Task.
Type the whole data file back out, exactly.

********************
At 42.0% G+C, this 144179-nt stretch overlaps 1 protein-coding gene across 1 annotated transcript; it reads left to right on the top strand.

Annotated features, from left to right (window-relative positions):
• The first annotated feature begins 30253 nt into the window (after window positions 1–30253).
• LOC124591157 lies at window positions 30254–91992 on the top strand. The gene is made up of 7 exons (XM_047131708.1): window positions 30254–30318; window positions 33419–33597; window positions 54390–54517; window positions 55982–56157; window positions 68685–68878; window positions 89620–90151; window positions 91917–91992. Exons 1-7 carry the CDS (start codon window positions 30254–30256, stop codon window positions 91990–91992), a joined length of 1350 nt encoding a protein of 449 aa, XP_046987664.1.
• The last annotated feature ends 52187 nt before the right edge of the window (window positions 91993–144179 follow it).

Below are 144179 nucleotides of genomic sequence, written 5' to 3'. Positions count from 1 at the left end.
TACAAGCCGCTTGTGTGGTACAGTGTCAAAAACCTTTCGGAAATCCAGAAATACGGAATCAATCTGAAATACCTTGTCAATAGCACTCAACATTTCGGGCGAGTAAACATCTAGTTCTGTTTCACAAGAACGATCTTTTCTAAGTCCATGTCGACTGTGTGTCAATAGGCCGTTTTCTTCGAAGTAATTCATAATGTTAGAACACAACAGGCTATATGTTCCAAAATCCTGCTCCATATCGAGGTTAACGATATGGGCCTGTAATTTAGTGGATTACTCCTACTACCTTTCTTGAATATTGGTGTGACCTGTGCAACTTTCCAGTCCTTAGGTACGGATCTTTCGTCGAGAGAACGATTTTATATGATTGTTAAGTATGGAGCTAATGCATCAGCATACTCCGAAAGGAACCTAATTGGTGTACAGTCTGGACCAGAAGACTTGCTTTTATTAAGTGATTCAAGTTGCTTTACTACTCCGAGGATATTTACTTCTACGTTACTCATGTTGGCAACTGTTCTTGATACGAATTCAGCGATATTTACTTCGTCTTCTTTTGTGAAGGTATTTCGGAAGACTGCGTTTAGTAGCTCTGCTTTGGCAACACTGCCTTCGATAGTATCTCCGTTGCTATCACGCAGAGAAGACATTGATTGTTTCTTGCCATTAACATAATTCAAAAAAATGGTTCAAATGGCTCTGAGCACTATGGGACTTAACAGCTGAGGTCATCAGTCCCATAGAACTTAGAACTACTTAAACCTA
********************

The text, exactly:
At 42.0% G+C, this 144179-nt stretch overlaps 1 protein-coding gene across 1 annotated transcript; it reads left to right on the top strand.

Annotated features, from left to right (window-relative positions):
• The first annotated feature begins 30253 nt into the window (after window positions 1–30253).
• LOC124591157 lies at window positions 30254–91992 on the top strand. The gene is made up of 7 exons (XM_047131708.1): window positions 30254–30318; window positions 33419–33597; window positions 54390–54517; window positions 55982–56157; window positions 68685–68878; window positions 89620–90151; window positions 91917–91992. Exons 1-7 carry the CDS (start codon window positions 30254–30256, stop codon window positions 91990–91992), a joined length of 1350 nt encoding a protein of 449 aa, XP_046987664.1.
• The last annotated feature ends 52187 nt before the right edge of the window (window positions 91993–144179 follow it).

Below are 144179 nucleotides of genomic sequence, written 5' to 3'. Positions count from 1 at the left end.
TACAAGCCGCTTGTGTGGTACAGTGTCAAAAACCTTTCGGAAATCCAGAAATACGGAATCAATCTGAAATACCTTGTCAATAGCACTCAACATTTCGGGCGAGTAAACATCTAGTTCTGTTTCACAAGAACGATCTTTTCTAAGTCCATGTCGACTGTGTGTCAATAGGCCGTTTTCTTCGAAGTAATTCATAATGTTAGAACACAACAGGCTATATGTTCCAAAATCCTGCTCCATATCGAGGTTAACGATATGGGCCTGTAATTTAGTGGATTACTCCTACTACCTTTCTTGAATATTGGTGTGACCTGTGCAACTTTCCAGTCCTTAGGTACGGATCTTTCGTCGAGAGAACGATTTTATATGATTGTTAAGTATGGAGCTAATGCATCAGCATACTCCGAAAGGAACCTAATTGGTGTACAGTCTGGACCAGAAGACTTGCTTTTATTAAGTGATTCAAGTTGCTTTACTACTCCGAGGATATTTACTTCTACGTTACTCATGTTGGCAACTGTTCTTGATACGAATTCAGCGATATTTACTTCGTCTTCTTTTGTGAAGGTATTTCGGAAGACTGCGTTTAGTAGCTCTGCTTTGGCAACACTGCCTTCGATAGTATCTCCGTTGCTATCACGCAGAGAAGACATTGATTGTTTCTTGCCATTAACATAATTCAAAAAAATGGTTCAAATGGCTCTGAGCACTATGGGACTTAACAGCTGAGGTCATCAGTCCCATAGAACTTAGAACTACTTAAACCTA